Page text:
Grover Cleveland was the 22nd and 24th President of the United States, making him the only president to serve two non-consecutive terms. He was known for his honesty, integrity and independence, which earned him the nickname of "The Veto President". Prior to his presidency, Cleveland served as the Governor of New York from 1883 to 1885. During his first term as president, he successfully pushed for the adoption of the Interstate Commerce Act of 1887, which established the federal government's right to supervise railroad activities. He also signed the Dawes Act of 1887, which authorized the government to distribute land to Native Americans. After losing the election of 1888 to Benjamin Harrison, Cleveland won the presidency again in 1892, becoming the first and only president to serve non-consecutive terms. During his second term in office, he attempted to reduce tariff rates and established the Pullman Strike Commission to settle a major labor dispute. Despite facing several crises during his presidency, including the Panic of 1893 and the Pullman Strike, Cleveland remained a steadfast leader and left behind a lasting legacy.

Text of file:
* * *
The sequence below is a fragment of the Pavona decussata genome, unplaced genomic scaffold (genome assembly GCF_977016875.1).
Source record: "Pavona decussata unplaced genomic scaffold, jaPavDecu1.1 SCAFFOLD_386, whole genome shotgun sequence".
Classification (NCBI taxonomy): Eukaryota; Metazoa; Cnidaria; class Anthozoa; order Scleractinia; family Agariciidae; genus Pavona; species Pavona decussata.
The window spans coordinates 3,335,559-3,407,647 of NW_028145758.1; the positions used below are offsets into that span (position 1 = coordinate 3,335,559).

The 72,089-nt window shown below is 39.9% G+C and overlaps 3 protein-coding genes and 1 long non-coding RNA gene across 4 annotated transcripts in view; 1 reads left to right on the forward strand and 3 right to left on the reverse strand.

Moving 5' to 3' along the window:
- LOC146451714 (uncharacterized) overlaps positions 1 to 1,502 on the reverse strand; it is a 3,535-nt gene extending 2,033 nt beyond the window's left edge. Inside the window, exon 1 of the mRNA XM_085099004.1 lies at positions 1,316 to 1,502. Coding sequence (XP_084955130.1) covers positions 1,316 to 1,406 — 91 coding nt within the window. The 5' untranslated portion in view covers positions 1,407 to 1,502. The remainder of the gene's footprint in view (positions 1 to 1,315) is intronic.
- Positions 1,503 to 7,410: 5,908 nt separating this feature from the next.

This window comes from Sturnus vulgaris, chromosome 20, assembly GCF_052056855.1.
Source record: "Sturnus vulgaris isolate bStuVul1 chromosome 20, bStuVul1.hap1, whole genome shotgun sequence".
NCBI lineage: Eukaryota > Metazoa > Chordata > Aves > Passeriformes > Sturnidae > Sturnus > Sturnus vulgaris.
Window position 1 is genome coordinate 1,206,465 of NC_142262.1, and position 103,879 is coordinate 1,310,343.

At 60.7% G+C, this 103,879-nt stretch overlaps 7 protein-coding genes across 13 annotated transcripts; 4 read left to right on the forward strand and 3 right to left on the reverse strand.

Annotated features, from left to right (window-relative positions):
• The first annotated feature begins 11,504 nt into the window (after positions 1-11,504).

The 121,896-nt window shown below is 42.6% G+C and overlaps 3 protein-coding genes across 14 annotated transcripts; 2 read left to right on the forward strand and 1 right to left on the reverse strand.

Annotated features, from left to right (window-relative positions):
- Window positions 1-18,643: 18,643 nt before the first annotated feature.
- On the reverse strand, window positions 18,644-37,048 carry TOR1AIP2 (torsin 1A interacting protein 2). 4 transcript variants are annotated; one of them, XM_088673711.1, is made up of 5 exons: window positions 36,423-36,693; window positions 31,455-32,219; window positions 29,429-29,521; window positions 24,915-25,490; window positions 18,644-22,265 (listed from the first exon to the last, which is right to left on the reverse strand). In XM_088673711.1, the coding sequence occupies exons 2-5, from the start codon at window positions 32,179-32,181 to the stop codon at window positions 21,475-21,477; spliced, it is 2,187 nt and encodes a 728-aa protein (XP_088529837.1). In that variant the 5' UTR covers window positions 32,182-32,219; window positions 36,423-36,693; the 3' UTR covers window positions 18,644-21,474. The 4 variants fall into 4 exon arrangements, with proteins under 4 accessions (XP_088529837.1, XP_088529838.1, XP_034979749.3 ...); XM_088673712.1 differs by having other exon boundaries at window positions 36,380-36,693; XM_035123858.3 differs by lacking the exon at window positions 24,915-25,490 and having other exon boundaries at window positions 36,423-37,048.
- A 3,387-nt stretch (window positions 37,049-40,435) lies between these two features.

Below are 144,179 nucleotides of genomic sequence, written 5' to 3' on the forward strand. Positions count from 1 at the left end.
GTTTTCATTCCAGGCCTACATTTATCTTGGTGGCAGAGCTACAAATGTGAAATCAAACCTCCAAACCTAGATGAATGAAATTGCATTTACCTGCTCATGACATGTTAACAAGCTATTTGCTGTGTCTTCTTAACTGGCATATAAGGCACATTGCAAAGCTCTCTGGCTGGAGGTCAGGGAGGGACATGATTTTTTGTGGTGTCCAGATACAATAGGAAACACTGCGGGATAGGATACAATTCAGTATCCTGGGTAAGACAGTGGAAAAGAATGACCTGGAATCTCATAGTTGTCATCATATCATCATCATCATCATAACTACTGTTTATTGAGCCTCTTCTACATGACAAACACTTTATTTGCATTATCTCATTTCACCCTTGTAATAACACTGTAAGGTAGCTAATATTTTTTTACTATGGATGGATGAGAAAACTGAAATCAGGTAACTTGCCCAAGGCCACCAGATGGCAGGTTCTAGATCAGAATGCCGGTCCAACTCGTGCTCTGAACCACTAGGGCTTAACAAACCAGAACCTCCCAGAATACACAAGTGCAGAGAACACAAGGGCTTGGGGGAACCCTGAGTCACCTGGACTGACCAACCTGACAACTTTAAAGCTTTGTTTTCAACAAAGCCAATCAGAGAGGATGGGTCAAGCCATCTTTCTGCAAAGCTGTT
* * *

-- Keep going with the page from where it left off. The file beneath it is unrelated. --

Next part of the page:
He died caused by myocardial infarction.

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Samuel Pierpont Langley

Samuel Pierpont Langley (August 22, 1834 Roxbury, Boston-February 27, 1906 Aiken) also known as Samuel P. Langley or S. P. Langley was an American physicist, astronomer, inventor, aerospace engineer and engineer.

He was the third Secretary of the Smithsonian Institution in Washington, D.C. (1887-1906) and is best known for his attempts to create a powered flying machine. Langley conducted a series of high-profile experiments with flying machines in the late 1890s, culminating in two attempts to launch a powered airplane called the Aerodrome. Though both attempts failed and were highly publicized, Langley's work paved the way for later successes in aviation. He was also a pioneer in the study of the sun and the development of the bolometer, an instrument used to measure radiation. Additionally, Langley was a founding member of the American Society of Mechanical Engineers and the American Ornithologists' Union.